Surprise, Surprise the tests came up negative except for a tiny abnormality in my heart rhythm. Apparently when I sleep my heart beats extremely slowly. Like to the point it looks like I am either dying or holding my breath for a very long time. Ok back to the story. The next test I had to do was a Tilt Test. Oh how this one was fun. Can you hear the sarcasm as I write this? Well this fun test required me to be strapped to a table (arms and legs literally tied down, oh and one across my chest) and slowly they would raise the table to eventually be at a 70 degree angle. Basically the whole point is to see if you pass out within a certain amount of time and monitor your heart rate (we were still looking at my heart and brain here). I laid on the table flat for about 6 minutes and then they began to raise the table until I was standing at a 70 degree angle. It was at this point I realised the necessity of the straps ( I legit would have been flat on my face otherwise). I had about 20 minutes to pass out before they would inject some sort of helping agent. Slowly my eyes started to get tired and my eyelids dropped. BAM! at 15 minutes I fell asleep. The doctors then lowered my down and attempted to wake me up. Oh wasn't that fun for them. I awoke with a pounding headache. I was then required to lie there for a further 5 minutes before I was allowed to hop up. Dizzy and head pounding I was allowed to have food and something to drink before being checked again and finally being released. The results from this came in and baffled my Neurologist. My results came back positive (I passed out and thus achieved the desired result) however my pulse and heart rate had remained steady and fine. The Neurologist basically said there was nothing more he could do as I had no Neurological or Cardiological issues. So the answers we so desperately hoped for were still out of reach.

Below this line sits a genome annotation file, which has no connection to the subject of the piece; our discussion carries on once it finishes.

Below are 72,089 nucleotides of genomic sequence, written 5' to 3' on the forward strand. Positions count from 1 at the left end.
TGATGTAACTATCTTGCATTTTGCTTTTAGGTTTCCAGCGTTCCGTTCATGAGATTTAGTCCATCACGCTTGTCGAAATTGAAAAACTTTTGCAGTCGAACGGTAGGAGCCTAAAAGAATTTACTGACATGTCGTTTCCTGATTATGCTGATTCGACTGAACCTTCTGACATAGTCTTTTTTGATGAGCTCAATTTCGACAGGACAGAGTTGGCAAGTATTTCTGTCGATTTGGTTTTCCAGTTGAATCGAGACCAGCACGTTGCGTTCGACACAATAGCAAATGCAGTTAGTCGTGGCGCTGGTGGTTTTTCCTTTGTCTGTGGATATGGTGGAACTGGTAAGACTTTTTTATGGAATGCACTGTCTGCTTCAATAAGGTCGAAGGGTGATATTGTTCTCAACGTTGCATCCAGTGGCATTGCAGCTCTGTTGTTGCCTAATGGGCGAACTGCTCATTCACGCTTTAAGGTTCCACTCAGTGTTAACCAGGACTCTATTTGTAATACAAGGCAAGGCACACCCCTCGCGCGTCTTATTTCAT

Back to the drawing board we went. In December 2018 my GP referred my to a sleep specialist after I had explained my symptoms for what felt like the thousandth time. January 30th 2019 I went to my first appointment quite sceptical, no specialist had even been close to giving me a diagnoses- I wasn't getting my hopes up. After discussing my symptoms and asking my a million questions she told me my symptoms seemed to point towards Narcolepsy. Ok cool I fall asleep, sweet. Well no it isn't that simple. To get a diagnosis for this, I was required to go off the Duromine for two weeks and then undertake an over night sleep test and a Multiple Sleep Latency Test (MSLT). Man those two weeks without medication (even the wrong one) was extremely challenging, especially working full time. It was during this time I experienced my first ever episode at work. I fell asleep while patting a child. Thankfully my assistant at the time knew what was going on and informed my boss immediately. Upon waking I balled my eyes out. I felt like I had failed my children and dropped the ball. Thank God the tests where the following week.